Two-way Strategy Pays Off In Waterdogs First-Ever Win

By Josh Schafer | Aug 1, 2020

Zach Currier trailed up the field. As the Waterdogs went from a caused turnover, to transition offense, the Chaos midfielders scrambled to stop the ball. Ryland Rees had already scored from beyond the two-point line. Steve DeNapoli ran a few yards away from Rees. The Chaos guarded the two immediate threats and left Currier, the most dangerous transition player on the field, unguarded In the scramble of it all, the Chaos never picked up Currier. 

The first pick in the Expansion Draft caught the feed from Rees, stepped into a side-arm shot, and picked a corner in the Waterdogs first-ever PLL win, a 10-9 overtime victory over Chaos. 

Andy Copelan built his team for that play. He watched each PLL game four of five times before he built his team and knew he needed to build a club designed to dominate the game “in between the arcs.” The PLL style of play is abnormally quick with the shortened field, Copelan has said, and if his players can play solid defense while also being legitimate offensive threats, they’d create matchup nightmares in transition. That’s exactly what happened on Saturday at Zions Bank Stadium.

It wasn’t just the game-winning goal. Every piece of the club's first win was emblematic of the gritty team Copelan built. The Waterdogs won the groundball battle 47-24, they dominated the faceoff stripe with wins on 82 percent of the draws, and when it came time to close the game out, the man who Copelan anointed to lead his squad drilled a shot stick-side high on a goalie that had already stopped 21 shots. It was Waterdogs lacrosse through and through and provided a small sample of why the expansion team could make a run in the elimination round.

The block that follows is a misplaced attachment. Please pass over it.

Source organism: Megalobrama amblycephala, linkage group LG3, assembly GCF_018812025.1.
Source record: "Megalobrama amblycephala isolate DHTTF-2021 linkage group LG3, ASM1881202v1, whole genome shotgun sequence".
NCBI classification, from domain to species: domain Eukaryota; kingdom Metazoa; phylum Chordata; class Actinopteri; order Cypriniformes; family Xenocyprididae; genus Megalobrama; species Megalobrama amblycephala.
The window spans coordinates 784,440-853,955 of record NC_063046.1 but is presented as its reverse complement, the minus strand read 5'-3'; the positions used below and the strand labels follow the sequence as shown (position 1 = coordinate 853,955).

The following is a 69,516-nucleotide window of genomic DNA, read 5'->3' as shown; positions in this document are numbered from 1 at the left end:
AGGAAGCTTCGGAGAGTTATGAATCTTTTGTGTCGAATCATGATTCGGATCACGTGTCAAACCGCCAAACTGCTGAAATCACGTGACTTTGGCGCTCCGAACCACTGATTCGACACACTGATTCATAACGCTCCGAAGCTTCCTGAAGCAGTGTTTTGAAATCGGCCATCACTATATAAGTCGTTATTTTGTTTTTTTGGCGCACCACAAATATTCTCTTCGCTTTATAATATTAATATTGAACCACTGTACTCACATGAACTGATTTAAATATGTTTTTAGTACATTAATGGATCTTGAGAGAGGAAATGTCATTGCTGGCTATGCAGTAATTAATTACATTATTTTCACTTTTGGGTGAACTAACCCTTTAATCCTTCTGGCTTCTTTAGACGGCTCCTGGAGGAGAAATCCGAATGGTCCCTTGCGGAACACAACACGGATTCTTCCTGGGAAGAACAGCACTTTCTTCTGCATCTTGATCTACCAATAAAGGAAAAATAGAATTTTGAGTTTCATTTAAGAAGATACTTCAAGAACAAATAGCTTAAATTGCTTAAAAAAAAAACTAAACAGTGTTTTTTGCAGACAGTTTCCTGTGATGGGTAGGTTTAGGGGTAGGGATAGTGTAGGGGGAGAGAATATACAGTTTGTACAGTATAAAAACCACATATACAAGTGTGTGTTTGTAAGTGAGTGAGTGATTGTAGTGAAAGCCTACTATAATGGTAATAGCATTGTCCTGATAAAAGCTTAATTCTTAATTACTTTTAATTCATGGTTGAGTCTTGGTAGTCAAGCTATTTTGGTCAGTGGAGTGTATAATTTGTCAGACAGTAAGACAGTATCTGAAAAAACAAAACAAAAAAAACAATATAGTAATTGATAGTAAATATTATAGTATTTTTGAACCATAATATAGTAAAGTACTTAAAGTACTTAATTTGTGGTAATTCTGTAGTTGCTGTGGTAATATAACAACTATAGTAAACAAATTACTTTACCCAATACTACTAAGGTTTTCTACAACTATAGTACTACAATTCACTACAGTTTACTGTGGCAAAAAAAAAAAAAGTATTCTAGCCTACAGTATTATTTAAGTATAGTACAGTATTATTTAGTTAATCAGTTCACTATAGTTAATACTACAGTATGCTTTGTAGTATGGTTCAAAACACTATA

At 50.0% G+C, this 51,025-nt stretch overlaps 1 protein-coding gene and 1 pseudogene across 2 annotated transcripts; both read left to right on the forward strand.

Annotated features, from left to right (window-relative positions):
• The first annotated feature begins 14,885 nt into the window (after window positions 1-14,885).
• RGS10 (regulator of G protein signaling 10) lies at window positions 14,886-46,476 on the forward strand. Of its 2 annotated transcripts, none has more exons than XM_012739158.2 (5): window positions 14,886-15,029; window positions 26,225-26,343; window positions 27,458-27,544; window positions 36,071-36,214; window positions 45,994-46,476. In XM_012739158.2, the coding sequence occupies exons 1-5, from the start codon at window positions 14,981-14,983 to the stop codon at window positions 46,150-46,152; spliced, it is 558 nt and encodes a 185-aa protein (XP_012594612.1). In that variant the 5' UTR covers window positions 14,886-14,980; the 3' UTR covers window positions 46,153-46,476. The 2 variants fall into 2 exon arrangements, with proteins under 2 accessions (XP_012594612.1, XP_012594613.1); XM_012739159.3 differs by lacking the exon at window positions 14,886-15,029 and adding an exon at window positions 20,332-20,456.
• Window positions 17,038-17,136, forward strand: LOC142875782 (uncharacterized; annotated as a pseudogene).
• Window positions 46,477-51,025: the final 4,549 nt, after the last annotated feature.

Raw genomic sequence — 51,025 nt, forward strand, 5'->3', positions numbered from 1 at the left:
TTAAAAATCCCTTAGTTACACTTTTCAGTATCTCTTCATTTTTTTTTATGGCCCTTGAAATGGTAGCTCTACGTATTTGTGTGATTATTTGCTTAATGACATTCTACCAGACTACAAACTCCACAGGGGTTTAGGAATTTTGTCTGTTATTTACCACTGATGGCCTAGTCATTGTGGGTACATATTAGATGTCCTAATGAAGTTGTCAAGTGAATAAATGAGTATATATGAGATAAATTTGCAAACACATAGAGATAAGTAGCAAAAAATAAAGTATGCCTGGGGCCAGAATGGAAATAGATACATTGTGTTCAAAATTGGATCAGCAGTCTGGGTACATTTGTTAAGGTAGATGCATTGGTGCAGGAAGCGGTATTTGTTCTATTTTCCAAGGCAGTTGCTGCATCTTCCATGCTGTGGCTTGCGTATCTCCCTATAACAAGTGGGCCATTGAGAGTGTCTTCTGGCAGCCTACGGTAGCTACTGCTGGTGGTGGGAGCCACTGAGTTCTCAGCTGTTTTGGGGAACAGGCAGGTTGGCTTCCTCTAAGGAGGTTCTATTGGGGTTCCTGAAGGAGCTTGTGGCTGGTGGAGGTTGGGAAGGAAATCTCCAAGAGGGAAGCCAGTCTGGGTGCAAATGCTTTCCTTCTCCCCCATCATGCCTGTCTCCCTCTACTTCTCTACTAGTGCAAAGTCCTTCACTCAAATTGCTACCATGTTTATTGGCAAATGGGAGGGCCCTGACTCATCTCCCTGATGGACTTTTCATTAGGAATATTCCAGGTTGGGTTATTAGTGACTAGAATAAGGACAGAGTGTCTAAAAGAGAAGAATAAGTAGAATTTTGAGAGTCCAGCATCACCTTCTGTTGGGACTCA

With the club’s first win, the Waterdogs (1-3) secured the fifth seed and will play the Redwoods (2-2) in the first round of the elimination games. The Chaos, the only team not to pick up a win in group play, secured the seventh seed and will play the loser of Sunday’s Archers- Whipsnakes matchup. 

Through three games, the Chaos offense hasn't consistently produced goals. Some of the issues stemmed from individual play on offense rather than utilizing the two-man game or ball movement. The trend continued through the first half on Saturday, though this time it led to a halftime lead. 

Austin Staats barreled at a defender then drove to his left for his first PLL goal while Connor Fields and Curtis Dickinson dodged and scored around the crease. The offense scored goals when it needed to through those means, including a Dhane Smith goal with less than 10 seconds to force overtime, but it just wasn’t enough. With a goalie tallying 21 saves on the other end of the field, Chaos didn’t match his play. 

Riorden saved close-in shots that traveled from a high release point to a high portion of the net. He saved bounce shots from beyond the two-point line, something many goalies have struggled with. He saved shots from the left and shots from the right. At times, it seemed like there was nothing he wouldn’t save. 

So the Waterdogs had to attack when they had numbers. In the first half, the Waterdogs opportunities came often in early offense, including a two-point shot from Rees. While winning 80% of the faceoffs in the first half, the Waterdogs created scoring opportunities from the stripe. Jake Withers (8-of-11) stayed on offense following several faceoffs, one of those possessions led to Zach Currier’s first goal in the PLL. To set up Currier, Withers utilized another scheme Copelan had planned on since day one of the franchise. With a plethora of Canadian players, including Withers and Currier who’ve been playing together since they were eight-years-old, the Waterdogs wanted to play some two-man games. On this play, Withers picked Currier’s defender up near the two-point line, freeing Currier’s hands for a drive down the alley and a sweeping low to high shot.

The few times the Waterdogs beat Riorden, it came right on the doorstep. Both Ben McIntosh and Zach Currier scored in the fourth quarter within yards. Currier dipped around his defender, tiptoed along the crease, and dove toward the net for a dunk-in goal. Later in the quarter, a feed to Cuccinello provided the Waterdogs a lead. 

But when that diminished, and a push was called on the faceoff, the Waterdogs relied on what was always meant to be their strong suit. They beat up on the Chaos, scooped a groundball, and made their opponent pay in transition. It’s exactly the way the Waterdogs want to play and it couldn’t be happening at a better time.

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